The most surprising difference, though?  Despite both being framed at 1.33:1, the DVD reveals slightly more picture along the sides.  That might sound like a pro-DVD thing, but I'm fairly sure it's because the DVD is slightly squeezed, making it ever so taller and skinnier, and the BD is actually in the more precise shape.  At any rate, the cleaner image is the more important improvement, the alternate framing was just the most unexpected.
2017 Fox season 18 DVD top; 2019 Fox season 19 BD bottom.
Unfortunately, bad news struck again in 2015, after season 17.  Citing the shift to their Simpsons website, which would stream all the episodes (albeit, often in the wrong aspect ratios), Fox stopped putting out the DVDs and blus.  Eventually, after a four-year hiatus, fan backlash pushed Fox to recapitulate and start releasing DVD seasons again... but just DVDs.  No more blu-ray option.  So far we've had seasons 18 and 19, with a long two year gap between those.  At least they're up to the standards of the previous DVD seasons, picture quality-wise (they fall short in another regard, which we'll come to later).  They're still interlacing free, 1.33:1 and at least as clear as seasons 11-17.  But they don't look as good as the season 13-17 blu-rays.  They're a welcome surprise after Fox told us all to kick rocks and sign up for their stupid website, but the glory days seem to be behind us.
2003 Fox Treehouse of Horrors DVD.
Now let's talk extras.  I said before, the stand-apart, non-season DVDs were barebones.  That's not strictly 100% true.  Each one typically features a very brief, 3-4 exclusive clip show.  For example, the Kang & Kodos "Galactic Green Dudes" shown above from the Treehouse of Horrors disc.  Gone Wild features one with Krusty, Christmas featured one with Mr. Burns, Festival has a Troy McClure, Risky Business has Chief Wiggum clips, and so on.  It's just a brief collection of lines and moments clipped from the episodes, all of which are already available in the seasons, though.  Kiss & Tell is a little different... that one has a seven minute "animation showcase" with storyboards and animatics for one of the episodes.  So they're mildly amusing little bonuses, but nothing to go out of your way to collect all those weak discs for.  Oh, and yes, those are interlaced, too.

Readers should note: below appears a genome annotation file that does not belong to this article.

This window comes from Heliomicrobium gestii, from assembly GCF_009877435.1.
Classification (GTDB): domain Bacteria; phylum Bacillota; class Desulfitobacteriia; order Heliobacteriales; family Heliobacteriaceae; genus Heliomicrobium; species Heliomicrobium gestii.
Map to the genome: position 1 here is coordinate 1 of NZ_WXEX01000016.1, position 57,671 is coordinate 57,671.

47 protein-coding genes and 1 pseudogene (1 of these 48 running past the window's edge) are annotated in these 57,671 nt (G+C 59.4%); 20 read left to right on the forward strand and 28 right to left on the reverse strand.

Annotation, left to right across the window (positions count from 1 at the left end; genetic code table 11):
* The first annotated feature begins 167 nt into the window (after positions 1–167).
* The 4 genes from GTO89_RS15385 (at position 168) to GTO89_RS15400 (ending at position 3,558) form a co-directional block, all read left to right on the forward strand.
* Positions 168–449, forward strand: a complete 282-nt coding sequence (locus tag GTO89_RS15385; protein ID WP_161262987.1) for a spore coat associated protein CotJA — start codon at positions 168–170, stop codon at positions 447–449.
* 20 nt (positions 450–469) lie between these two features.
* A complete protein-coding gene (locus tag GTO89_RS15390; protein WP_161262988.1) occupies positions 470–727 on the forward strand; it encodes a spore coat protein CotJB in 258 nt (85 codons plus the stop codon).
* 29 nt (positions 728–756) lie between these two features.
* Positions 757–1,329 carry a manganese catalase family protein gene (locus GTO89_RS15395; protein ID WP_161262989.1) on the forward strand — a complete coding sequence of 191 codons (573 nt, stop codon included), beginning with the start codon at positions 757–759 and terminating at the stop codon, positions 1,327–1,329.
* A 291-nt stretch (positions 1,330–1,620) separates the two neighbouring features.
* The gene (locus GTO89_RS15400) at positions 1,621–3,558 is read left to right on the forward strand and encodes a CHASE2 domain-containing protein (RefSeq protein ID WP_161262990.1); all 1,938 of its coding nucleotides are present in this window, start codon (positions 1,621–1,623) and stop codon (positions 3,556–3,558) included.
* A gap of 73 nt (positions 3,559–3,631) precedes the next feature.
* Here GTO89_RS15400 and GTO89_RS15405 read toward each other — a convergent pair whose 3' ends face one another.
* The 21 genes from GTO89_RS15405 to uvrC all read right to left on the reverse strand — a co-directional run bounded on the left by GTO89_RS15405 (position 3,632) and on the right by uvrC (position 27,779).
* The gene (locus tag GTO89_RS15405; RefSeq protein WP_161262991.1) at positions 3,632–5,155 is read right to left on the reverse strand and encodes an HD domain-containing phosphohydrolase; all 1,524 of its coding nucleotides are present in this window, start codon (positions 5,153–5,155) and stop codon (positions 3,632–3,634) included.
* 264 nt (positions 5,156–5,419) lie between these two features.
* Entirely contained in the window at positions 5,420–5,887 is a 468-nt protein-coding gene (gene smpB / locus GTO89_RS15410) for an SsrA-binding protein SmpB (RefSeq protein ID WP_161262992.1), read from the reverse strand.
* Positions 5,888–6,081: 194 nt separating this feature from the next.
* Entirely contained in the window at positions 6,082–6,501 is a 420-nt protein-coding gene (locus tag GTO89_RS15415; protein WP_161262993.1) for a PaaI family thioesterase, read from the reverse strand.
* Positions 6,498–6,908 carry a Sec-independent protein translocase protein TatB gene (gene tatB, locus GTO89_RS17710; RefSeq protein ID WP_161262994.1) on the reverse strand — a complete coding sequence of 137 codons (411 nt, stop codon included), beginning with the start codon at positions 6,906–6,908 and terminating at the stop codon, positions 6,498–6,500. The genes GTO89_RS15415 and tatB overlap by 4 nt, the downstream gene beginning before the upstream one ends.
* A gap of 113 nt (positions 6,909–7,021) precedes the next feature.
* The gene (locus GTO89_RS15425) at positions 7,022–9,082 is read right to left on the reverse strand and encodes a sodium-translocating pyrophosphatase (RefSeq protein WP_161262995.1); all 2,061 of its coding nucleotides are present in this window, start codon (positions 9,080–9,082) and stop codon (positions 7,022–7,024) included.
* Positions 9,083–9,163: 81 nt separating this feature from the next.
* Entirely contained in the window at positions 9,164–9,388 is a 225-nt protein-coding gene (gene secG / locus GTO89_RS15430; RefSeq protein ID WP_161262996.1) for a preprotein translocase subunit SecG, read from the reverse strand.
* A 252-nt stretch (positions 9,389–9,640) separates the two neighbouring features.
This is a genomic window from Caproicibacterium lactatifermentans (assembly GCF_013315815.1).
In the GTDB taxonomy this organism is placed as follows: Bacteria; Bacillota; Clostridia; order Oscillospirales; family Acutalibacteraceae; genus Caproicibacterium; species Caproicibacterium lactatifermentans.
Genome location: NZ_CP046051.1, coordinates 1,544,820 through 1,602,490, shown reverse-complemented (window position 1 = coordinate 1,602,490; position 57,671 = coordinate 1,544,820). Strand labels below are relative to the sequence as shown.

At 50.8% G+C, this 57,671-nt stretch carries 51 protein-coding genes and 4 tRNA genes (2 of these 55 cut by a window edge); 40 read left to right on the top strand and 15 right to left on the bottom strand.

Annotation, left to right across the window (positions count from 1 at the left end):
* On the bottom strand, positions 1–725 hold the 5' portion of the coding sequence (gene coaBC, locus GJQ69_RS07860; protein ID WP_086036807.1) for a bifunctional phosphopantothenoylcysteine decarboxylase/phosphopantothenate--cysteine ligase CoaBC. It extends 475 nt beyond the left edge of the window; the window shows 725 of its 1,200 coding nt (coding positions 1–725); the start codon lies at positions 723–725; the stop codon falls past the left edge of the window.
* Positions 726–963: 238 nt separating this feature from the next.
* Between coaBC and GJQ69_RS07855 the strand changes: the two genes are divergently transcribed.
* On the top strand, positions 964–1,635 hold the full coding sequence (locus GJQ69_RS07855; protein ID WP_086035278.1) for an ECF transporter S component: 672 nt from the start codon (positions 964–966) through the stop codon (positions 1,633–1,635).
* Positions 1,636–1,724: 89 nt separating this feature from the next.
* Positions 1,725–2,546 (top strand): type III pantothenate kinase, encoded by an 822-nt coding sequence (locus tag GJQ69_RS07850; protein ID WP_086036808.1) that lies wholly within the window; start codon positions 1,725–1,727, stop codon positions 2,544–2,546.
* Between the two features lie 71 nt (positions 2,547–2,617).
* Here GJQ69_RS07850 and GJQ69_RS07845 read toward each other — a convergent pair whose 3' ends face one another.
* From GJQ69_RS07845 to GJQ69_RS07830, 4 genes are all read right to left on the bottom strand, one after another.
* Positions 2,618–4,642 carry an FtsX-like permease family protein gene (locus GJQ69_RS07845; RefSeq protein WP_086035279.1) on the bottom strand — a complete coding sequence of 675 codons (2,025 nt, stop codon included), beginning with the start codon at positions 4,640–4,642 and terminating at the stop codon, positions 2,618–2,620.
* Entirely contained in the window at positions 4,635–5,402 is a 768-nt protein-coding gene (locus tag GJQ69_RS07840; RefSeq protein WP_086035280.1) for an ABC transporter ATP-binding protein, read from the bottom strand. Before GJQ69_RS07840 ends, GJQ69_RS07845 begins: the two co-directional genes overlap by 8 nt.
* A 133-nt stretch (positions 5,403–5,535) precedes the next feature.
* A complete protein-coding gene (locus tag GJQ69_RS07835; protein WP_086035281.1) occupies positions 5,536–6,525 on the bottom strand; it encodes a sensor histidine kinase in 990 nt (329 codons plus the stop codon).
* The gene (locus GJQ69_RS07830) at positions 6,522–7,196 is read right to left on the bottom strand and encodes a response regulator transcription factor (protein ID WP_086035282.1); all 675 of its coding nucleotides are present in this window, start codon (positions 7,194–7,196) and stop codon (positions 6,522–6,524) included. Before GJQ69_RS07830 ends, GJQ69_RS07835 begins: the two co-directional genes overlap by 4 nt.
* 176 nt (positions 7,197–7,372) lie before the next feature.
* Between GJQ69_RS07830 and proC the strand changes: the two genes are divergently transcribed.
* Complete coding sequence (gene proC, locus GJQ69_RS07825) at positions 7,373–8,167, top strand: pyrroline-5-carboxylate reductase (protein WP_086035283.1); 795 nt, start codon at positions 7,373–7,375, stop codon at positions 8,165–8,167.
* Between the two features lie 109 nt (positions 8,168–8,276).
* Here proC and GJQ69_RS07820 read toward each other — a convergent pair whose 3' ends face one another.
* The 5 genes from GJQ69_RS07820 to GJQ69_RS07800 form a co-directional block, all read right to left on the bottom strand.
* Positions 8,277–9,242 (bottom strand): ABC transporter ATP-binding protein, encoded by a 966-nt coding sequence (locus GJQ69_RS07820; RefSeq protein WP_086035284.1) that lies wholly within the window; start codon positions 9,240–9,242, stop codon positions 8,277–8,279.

James L. Brooks interview from the 2002 Fox season 2 DVD.
And the season 20 set is barebones, too.  It just has a commercial for their 20th Anniversary special that had, as I recall, already aired before the box was released (hey Fox, the whole special would've been an ideal feature).  But the movie and the original season sets are great, filled with famous audio commentaries featuring a revolving door and consistently packed house with nearly all the writers, directors, producers and cast providing funny and insightful commentaries.  Many of the celebrity guest stars have even appeared.  Unfortunately, the only original Tracey Ullman Show short to be released to date remains the single one included as an extra for season 1.  Still, most of the seasons have also featured a slew of deleted scenes, which you could choose to watch restored into their original place in the episodes, or at the end, with additional commentary.  There are animatics, featurettes, storyboards, and a wild assortment of easter eggs hidden in their clever animated menus. 

I say "most," because unfortunately, the last two seasons have pared down the extras, removing the deleted scenes and almost everything else apart from the commentaries and the series introductions by Matt Groening.  The deleted scenes especially are a major loss.  And with the blu-ray option removed, I guess we're really living in a "lucky to get anything at all" world, with every release feeling like the last we can ever hope to see.  And there hasn't been any release yet that I wasn't happy to get, but it's super frustrating that we're now moving backwards, devolving since season 17.  Will they reissue season 20 with commentaries?  If so, will it be DVD only again, making it another ugly compromise?  Will they skip to season 21?  I've already given up the hope I once held of them going back and remastering the early seasons.  Maybe it's all done.  They did just release a big boxed set repackaging the first 20 seasons (DVD only, of course); that could be their way of wrapping up.  If so, at least we know we've already got all their best seasons.